I Googled The Intention Experiment and watched the author’s video. There are many philosophies in human history, and science is merely one of the most recent—only really catching hold in the past couple of centuries. I can’t say that McTaggart’s book is science, since all philosophies are belief systems. But science does acknowledge just how little we know. There are more stars in the universe than all the grains of sand on all the Earth’s beaches, and we haven’t even visited the next sand grain. It’s as if we had stepped into a 14-billion-year-old story and just now opened our eyes. Put another way, if you were to drive home on Jefferson Avenue from the Detroit-Windsor Ambassador Bridge, it would be a fourteen-mile trip. Now, say each mile represents a billion years. Within the first mile, you’d see superlarge stars (Jovians) appear. Then, as you continued, you’d see those stars explode and die as trillions of new ones were born. By the time you reached the tenth mile, at Eureka Road, you’d see, out of all those trillions, our sun burst into being. Once you reached the eleventh mile, at Pennsylvanian Road, microbial life would appear on Earth. Just past the eleventh mile, at the bridge to our island, vertebrate life forms would be crawling out of the seas. By the thirteenth mile, at Horsemill and Meridian roads, life in all forms would be in the air, land, and sea. By the time you reached your driveway, Homo erectus (upright man) would show up, and at your doorstep, Homo sapiens (thinking man) would appear.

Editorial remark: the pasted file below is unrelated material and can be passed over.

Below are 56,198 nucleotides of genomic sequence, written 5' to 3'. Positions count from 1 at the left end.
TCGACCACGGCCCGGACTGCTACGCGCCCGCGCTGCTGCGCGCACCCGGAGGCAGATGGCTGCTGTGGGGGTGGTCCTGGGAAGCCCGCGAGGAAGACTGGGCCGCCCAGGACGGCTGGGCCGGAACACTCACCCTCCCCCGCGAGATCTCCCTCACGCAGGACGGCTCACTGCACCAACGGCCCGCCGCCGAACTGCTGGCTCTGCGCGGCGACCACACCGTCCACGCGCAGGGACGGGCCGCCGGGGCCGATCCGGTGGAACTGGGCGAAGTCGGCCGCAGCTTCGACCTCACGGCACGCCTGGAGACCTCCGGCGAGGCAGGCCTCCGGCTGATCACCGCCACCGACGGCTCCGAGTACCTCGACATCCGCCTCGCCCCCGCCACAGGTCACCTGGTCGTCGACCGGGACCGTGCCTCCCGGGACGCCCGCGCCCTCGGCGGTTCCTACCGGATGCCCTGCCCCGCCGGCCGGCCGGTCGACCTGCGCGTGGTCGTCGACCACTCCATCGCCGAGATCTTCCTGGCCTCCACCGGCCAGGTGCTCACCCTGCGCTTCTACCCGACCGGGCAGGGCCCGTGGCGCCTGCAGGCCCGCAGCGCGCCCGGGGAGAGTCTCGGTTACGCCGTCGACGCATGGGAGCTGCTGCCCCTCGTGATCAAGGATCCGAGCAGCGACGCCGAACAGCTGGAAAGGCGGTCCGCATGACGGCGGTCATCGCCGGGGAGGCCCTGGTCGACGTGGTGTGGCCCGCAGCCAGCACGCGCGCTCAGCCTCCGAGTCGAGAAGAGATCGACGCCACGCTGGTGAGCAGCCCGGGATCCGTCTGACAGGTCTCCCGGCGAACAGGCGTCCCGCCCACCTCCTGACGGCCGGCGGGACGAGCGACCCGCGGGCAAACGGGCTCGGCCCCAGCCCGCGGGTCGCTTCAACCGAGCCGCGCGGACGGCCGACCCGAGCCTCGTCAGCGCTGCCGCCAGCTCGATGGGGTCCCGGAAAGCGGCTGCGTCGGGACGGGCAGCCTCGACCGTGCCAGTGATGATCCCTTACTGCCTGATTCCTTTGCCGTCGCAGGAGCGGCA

And in that very last millimeter of porch right before your front door, if you had a good magnifying glass on you, you’d find civilization, rational thought, and science.
No wonder we often get that feeling that we’re new to all this!